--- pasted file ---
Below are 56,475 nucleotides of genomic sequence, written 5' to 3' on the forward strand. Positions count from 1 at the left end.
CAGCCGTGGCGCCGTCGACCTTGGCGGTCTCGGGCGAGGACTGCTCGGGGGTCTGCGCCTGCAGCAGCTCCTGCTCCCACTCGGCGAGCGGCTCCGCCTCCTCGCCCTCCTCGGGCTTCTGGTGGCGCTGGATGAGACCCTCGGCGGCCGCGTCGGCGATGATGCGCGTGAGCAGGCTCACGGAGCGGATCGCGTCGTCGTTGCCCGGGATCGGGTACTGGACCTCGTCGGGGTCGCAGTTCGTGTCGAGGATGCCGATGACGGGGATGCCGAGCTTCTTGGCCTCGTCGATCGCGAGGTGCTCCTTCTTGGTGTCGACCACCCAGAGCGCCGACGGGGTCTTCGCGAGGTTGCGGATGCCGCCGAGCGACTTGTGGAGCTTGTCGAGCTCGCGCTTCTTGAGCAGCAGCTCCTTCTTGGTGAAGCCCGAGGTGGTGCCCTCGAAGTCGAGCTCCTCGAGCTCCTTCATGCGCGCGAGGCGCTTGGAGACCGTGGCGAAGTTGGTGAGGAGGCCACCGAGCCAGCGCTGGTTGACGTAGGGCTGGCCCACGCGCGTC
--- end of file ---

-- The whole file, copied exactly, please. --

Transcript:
Below are 56,475 nucleotides of genomic sequence, written 5' to 3' on the forward strand. Positions count from 1 at the left end.
CAGCCGTGGCGCCGTCGACCTTGGCGGTCTCGGGCGAGGACTGCTCGGGGGTCTGCGCCTGCAGCAGCTCCTGCTCCCACTCGGCGAGCGGCTCCGCCTCCTCGCCCTCCTCGGGCTTCTGGTGGCGCTGGATGAGACCCTCGGCGGCCGCGTCGGCGATGATGCGCGTGAGCAGGCTCACGGAGCGGATCGCGTCGTCGTTGCCCGGGATCGGGTACTGGACCTCGTCGGGGTCGCAGTTCGTGTCGAGGATGCCGATGACGGGGATGCCGAGCTTCTTGGCCTCGTCGATCGCGAGGTGCTCCTTCTTGGTGTCGACCACCCAGAGCGCCGACGGGGTCTTCGCGAGGTTGCGGATGCCGCCGAGCGACTTGTGGAGCTTGTCGAGCTCGCGCTTCTTGAGCAGCAGCTCCTTCTTGGTGAAGCCCGAGGTGGTGCCCTCGAAGTCGAGCTCCTCGAGCTCCTTCATGCGCGCGAGGCGCTTGGAGACCGTGGCGAAGTTGGTGAGGAGGCCACCGAGCCAGCGCTGGTTGACGTAGGGCTGGCCCACGCGCGTC